Piano Tuning Essentials & DIY

What is piano tuning? Do you need special tools? We answer this and more in this guide. 

Everybody gets cranky now and then – no? So does your piano, about twice a year. It goes out of tune and starts to make distressing sounds. 

Tuning is the process of adjusting the tension of its strings. This alters their frequency of vibration or pitch. 

Over the years, musicians and instrument makers have established the customs and aesthetics about which frequencies create perfect harmony. Piano tuners learn the art of turning the pins attached to the strings until they resonate in this perfect harmony with each other.

Is tuning a piano hard?

Tuning a piano may seem simple — just turning pins on strings. However, there are over 200 strings, each under a lot of tension. The procedure must be done delicately, with a firm but gentle touch. 

The other complexity of piano tuning is the rabbit-hole of harmonics. These are fainter vibrations whose frequencies have a specific mathematical relationship to the fundamental frequency at which the string is vibrating.

Whaaaa?

In other words, the tuner needs the strings to resonate harmoniously on both the harmonic and fundamental frequencies for a piano to sound right. (Like that clears it up).

The stiffness of the steel strings makes their harmonics slightly higher than the theoretical ideal. The human ear tends to hear higher pitches than they are. To compensate, the tuner must stretch the octaves a bit sharper and flatter in the bass. How much sharper or flatter is an art and science. 

Tools you need for tuning a piano.

Aside from a supersonic ear, these are the tools you need for tuning a piano:

  • Tuning lever: A piano tuning lever is sometimes knowns as a tuning hammer, a tuning wrench, or tuning key. It is a small tool that allows you to tighten or loosen each tuning pin individually. Substituting a lever with any other device could damage the instrument.
  • Mutes: Sometimes, you just need a string to shut up. Mutes are cheap rubber wedges that you put on piano strings to dampen their sound to isolate a single string for tuning.
  • Electronic chromatic tuner: This small digital instrument helps you identify what note a key is playing and how far off it is from the target frequency. Before we had these electronic devices, piano tunes used tuning forks. Simple guitar tuners are not accurate enough for piano tuning.
  • Screwdriver: Most upright and grand pianos have a door protecting the strings and soundboard. If your piano has this extra hardware, you will need a screwdriver to remove the external pieces. 
  • Dust cloth: For cleaning out any built-up dirt. 
  • Light: Some kind of hands-free torch to see the inner mechanics of the piano.

You can read more about these tools here.

Tuning a piano.

We do not recommend trying this on your own. But if you insist or maybe just curious, here are the basic steps.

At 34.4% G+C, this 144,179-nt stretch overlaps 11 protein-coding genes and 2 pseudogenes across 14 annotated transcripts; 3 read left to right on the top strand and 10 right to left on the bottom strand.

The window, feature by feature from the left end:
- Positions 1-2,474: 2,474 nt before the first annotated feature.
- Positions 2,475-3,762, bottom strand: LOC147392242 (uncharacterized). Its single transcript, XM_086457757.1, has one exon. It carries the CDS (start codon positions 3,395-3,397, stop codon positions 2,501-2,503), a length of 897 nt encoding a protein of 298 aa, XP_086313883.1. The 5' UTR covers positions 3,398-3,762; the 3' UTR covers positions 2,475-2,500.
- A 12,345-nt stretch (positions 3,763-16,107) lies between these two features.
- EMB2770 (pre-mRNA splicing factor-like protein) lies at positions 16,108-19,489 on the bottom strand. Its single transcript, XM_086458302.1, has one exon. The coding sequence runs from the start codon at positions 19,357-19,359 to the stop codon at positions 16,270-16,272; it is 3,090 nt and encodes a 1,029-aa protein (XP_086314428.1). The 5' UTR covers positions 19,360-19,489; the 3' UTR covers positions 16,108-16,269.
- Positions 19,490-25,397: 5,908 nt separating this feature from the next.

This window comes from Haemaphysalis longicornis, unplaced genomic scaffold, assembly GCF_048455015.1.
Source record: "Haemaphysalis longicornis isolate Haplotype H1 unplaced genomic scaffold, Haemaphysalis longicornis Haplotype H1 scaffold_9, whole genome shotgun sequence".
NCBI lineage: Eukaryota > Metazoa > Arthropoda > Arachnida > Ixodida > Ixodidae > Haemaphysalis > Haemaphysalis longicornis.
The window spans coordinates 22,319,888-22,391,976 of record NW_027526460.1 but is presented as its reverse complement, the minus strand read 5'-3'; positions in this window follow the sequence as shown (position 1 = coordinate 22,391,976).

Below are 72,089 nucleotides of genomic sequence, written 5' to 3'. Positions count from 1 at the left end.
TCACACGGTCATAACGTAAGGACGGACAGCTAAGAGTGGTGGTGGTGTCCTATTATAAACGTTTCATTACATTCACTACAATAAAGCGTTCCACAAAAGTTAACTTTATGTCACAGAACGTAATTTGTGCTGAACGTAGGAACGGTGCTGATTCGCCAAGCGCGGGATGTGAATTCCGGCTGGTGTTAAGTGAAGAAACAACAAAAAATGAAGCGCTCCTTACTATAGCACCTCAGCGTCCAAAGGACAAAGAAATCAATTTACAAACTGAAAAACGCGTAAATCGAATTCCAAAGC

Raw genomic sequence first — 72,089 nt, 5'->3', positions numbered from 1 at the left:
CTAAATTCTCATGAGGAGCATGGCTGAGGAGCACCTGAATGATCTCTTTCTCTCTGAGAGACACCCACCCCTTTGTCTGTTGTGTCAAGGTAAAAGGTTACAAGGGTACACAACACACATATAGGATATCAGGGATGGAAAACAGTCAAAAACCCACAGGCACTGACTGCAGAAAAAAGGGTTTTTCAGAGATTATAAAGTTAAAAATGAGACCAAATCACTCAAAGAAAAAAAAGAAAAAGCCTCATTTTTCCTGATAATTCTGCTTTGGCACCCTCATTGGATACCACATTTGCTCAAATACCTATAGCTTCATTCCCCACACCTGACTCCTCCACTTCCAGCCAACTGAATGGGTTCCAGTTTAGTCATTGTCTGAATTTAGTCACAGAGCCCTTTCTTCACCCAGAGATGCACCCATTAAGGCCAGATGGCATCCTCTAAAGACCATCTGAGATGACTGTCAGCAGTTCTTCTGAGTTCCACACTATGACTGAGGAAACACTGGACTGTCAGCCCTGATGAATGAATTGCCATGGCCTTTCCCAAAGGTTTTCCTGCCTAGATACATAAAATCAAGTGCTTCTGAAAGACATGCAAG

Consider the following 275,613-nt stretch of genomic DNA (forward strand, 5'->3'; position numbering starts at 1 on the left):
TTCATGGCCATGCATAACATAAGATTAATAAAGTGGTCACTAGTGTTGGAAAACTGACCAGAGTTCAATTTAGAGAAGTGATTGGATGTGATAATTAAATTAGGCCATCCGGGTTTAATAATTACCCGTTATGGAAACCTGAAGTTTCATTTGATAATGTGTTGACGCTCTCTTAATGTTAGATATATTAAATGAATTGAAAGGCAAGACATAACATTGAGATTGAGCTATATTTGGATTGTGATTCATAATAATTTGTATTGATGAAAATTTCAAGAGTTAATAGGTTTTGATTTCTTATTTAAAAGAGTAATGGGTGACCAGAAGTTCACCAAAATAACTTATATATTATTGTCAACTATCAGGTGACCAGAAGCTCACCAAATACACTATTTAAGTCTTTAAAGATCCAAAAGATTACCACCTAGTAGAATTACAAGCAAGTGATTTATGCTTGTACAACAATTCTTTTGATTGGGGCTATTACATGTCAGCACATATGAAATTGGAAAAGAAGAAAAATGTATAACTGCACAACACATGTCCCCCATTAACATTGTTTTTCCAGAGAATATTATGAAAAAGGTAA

1. Set the stage

Make the room as quiet as possible. Turn off any humming appliances. Take off the piano’s cabinet doors and gently dust off the strings. Switch your light on if necessary. 

2. Preparing middle C

Find the strings of middle C; most pianos have three, but some have two. Use your rubber mutes to mute the outer strings (or just the left one if your piano has two strings). 

3. Tune the middle strings from middle C

  • Turn on your tuner. 
  • Play the middle C key loudly and listen to the single unmuted string. See what note the tuner picks up. Prepare for lots of flat notes–the piano tends to get flatter as time passes and the strings loosen.  
  • Place the tuning lever on the head of the pin of this single string. Gently turn the lever counterclockwise to loosen the pin, then clockwise to tighten it up to a tuned middle C. Be soft to avoid over-loosening or over-tightening. 
  • Play the note continually as you tune until you’re ready to “set the pin” on the final pitch. Usually, a piano tuner does this with one final tightening of the string to slightly above the pitch, then a single swift loosening to the exact correct pitch. Once your center middle C string is in tune, repeat the process for each center string in the notes from C4 to C5. 

4. Tune the unisons 

Now we tune the outer strings that play for those same notes. These are called the unisons.  

  • Unmute the tuned center string of middle C–this will be your reference for the left string. Put away the electronic tuner for this–you can more reliably tune unisons by ear. 
  • Play the note loudly, listening for disharmony, and turn the new string’s pin until the two strings resonate clearly and in unison. 
  • Repeat this process for each left string from C4 to C5 — then again for each right string in the octave. You should now have an entire middle octave on your piano that is in tune. This is setting the temperament

5. Tune each octave to the temperament 

Using the temperament notes as your guide, begin tuning a new octave (like C5 to C6). Compare each note with the tuned note you have in your temperament. Continue tuning one string simultaneously, using your mutes to silence the other strings until you’re ready to tune them. Tune the piano “to itself” during this step for the most harmonious sound, rather than using an electronic tuner. 

Tune in to what you really need.

Don’t rush to tune your piano. It is a respected and complicated practice and an industry you should support.

Before you call a professional, listen to the sound of your instrument. Sometimes a piano moves slightly out of tune, adding beautiful character, depth, and interest to the sound. Bringing the piano back into equal temperament could take away from this.

The Simply Piano app can listen to your piano too.

If it just sounds plain old wonky, call your local professional tuner–they will get your baby grand back to its sweetness. 

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